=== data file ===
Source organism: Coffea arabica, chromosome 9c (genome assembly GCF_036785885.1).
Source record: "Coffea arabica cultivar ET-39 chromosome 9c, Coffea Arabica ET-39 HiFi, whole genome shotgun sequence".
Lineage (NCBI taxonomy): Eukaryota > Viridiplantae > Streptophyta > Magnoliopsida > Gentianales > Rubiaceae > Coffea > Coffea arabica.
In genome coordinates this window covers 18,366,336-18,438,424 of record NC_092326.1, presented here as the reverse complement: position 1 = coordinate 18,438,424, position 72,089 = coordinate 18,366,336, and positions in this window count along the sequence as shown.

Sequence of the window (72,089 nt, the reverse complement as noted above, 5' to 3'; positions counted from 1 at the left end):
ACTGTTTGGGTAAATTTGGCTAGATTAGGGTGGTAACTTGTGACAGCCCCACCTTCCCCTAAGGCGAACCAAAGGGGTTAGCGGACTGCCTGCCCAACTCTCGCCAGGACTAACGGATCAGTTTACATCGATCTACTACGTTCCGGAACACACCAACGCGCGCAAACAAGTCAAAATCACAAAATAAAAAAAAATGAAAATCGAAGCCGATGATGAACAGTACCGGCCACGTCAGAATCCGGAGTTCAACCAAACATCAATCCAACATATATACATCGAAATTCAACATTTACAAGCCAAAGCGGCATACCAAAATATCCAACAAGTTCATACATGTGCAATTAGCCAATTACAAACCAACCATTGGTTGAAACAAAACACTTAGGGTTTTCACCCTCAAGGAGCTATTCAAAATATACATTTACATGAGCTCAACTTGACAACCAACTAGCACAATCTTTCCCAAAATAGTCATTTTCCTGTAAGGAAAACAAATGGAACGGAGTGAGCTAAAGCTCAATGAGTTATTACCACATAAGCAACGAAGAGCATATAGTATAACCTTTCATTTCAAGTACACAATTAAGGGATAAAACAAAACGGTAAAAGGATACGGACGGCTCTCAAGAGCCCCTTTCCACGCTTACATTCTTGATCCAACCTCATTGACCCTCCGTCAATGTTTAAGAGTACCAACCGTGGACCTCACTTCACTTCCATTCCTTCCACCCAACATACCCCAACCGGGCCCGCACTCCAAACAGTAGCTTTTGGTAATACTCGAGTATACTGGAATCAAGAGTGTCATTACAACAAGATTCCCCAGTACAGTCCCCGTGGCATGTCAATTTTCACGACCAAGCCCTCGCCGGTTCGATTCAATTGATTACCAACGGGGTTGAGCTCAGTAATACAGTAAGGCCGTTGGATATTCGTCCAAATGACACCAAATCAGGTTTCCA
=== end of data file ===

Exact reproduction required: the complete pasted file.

Source organism: Coffea arabica, chromosome 9c (genome assembly GCF_036785885.1).
Source record: "Coffea arabica cultivar ET-39 chromosome 9c, Coffea Arabica ET-39 HiFi, whole genome shotgun sequence".
Lineage (NCBI taxonomy): Eukaryota > Viridiplantae > Streptophyta > Magnoliopsida > Gentianales > Rubiaceae > Coffea > Coffea arabica.
In genome coordinates this window covers 18,366,336-18,438,424 of record NC_092326.1, presented here as the reverse complement: position 1 = coordinate 18,438,424, position 72,089 = coordinate 18,366,336, and positions in this window count along the sequence as shown.

Sequence of the window (72,089 nt, the reverse complement as noted above, 5' to 3'; positions counted from 1 at the left end):
ACTGTTTGGGTAAATTTGGCTAGATTAGGGTGGTAACTTGTGACAGCCCCACCTTCCCCTAAGGCGAACCAAAGGGGTTAGCGGACTGCCTGCCCAACTCTCGCCAGGACTAACGGATCAGTTTACATCGATCTACTACGTTCCGGAACACACCAACGCGCGCAAACAAGTCAAAATCACAAAATAAAAAAAAATGAAAATCGAAGCCGATGATGAACAGTACCGGCCACGTCAGAATCCGGAGTTCAACCAAACATCAATCCAACATATATACATCGAAATTCAACATTTACAAGCCAAAGCGGCATACCAAAATATCCAACAAGTTCATACATGTGCAATTAGCCAATTACAAACCAACCATTGGTTGAAACAAAACACTTAGGGTTTTCACCCTCAAGGAGCTATTCAAAATATACATTTACATGAGCTCAACTTGACAACCAACTAGCACAATCTTTCCCAAAATAGTCATTTTCCTGTAAGGAAAACAAATGGAACGGAGTGAGCTAAAGCTCAATGAGTTATTACCACATAAGCAACGAAGAGCATATAGTATAACCTTTCATTTCAAGTACACAATTAAGGGATAAAACAAAACGGTAAAAGGATACGGACGGCTCTCAAGAGCCCCTTTCCACGCTTACATTCTTGATCCAACCTCATTGACCCTCCGTCAATGTTTAAGAGTACCAACCGTGGACCTCACTTCACTTCCATTCCTTCCACCCAACATACCCCAACCGGGCCCGCACTCCAAACAGTAGCTTTTGGTAATACTCGAGTATACTGGAATCAAGAGTGTCATTACAACAAGATTCCCCAGTACAGTCCCCGTGGCATGTCAATTTTCACGACCAAGCCCTCGCCGGTTCGATTCAATTGATTACCAACGGGGTTGAGCTCAGTAATACAGTAAGGCCGTTGGATATTCGTCCAAATGACACCAAATCAGGTTTCCA